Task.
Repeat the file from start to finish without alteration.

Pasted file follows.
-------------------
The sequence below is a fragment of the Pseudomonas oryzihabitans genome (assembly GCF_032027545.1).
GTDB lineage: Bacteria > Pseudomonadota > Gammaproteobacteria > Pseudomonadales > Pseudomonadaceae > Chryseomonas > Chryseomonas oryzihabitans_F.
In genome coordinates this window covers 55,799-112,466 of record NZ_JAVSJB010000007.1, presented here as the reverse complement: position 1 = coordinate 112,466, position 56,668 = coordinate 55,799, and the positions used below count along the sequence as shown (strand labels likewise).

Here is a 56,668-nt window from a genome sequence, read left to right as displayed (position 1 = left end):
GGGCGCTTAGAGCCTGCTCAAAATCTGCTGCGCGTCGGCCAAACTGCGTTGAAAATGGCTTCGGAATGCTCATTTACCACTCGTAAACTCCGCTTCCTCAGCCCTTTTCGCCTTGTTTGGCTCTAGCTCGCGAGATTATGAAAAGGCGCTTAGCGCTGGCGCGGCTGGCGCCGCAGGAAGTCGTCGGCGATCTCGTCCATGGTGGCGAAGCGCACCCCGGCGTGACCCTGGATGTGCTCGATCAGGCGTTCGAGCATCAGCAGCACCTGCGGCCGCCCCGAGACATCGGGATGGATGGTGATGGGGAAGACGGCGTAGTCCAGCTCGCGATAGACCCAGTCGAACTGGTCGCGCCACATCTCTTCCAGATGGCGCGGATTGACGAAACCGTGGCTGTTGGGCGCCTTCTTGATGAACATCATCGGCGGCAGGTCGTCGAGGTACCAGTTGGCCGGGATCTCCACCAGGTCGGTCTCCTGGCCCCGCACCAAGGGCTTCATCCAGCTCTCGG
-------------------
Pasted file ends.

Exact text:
The sequence below is a fragment of the Pseudomonas oryzihabitans genome (assembly GCF_032027545.1).
GTDB lineage: Bacteria > Pseudomonadota > Gammaproteobacteria > Pseudomonadales > Pseudomonadaceae > Chryseomonas > Chryseomonas oryzihabitans_F.
In genome coordinates this window covers 55,799-112,466 of record NZ_JAVSJB010000007.1, presented here as the reverse complement: position 1 = coordinate 112,466, position 56,668 = coordinate 55,799, and the positions used below count along the sequence as shown (strand labels likewise).

Here is a 56,668-nt window from a genome sequence, read left to right as displayed (position 1 = left end):
GGGCGCTTAGAGCCTGCTCAAAATCTGCTGCGCGTCGGCCAAACTGCGTTGAAAATGGCTTCGGAATGCTCATTTACCACTCGTAAACTCCGCTTCCTCAGCCCTTTTCGCCTTGTTTGGCTCTAGCTCGCGAGATTATGAAAAGGCGCTTAGCGCTGGCGCGGCTGGCGCCGCAGGAAGTCGTCGGCGATCTCGTCCATGGTGGCGAAGCGCACCCCGGCGTGACCCTGGATGTGCTCGATCAGGCGTTCGAGCATCAGCAGCACCTGCGGCCGCCCCGAGACATCGGGATGGATGGTGATGGGGAAGACGGCGTAGTCCAGCTCGCGATAGACCCAGTCGAACTGGTCGCGCCACATCTCTTCCAGATGGCGCGGATTGACGAAACCGTGGCTGTTGGGCGCCTTCTTGATGAACATCATCGGCGGCAGGTCGTCGAGGTACCAGTTGGCCGGGATCTCCACCAGGTCGGTCTCCTGGCCCCGCACCAAGGGCTTCATCCAGCTCTCGG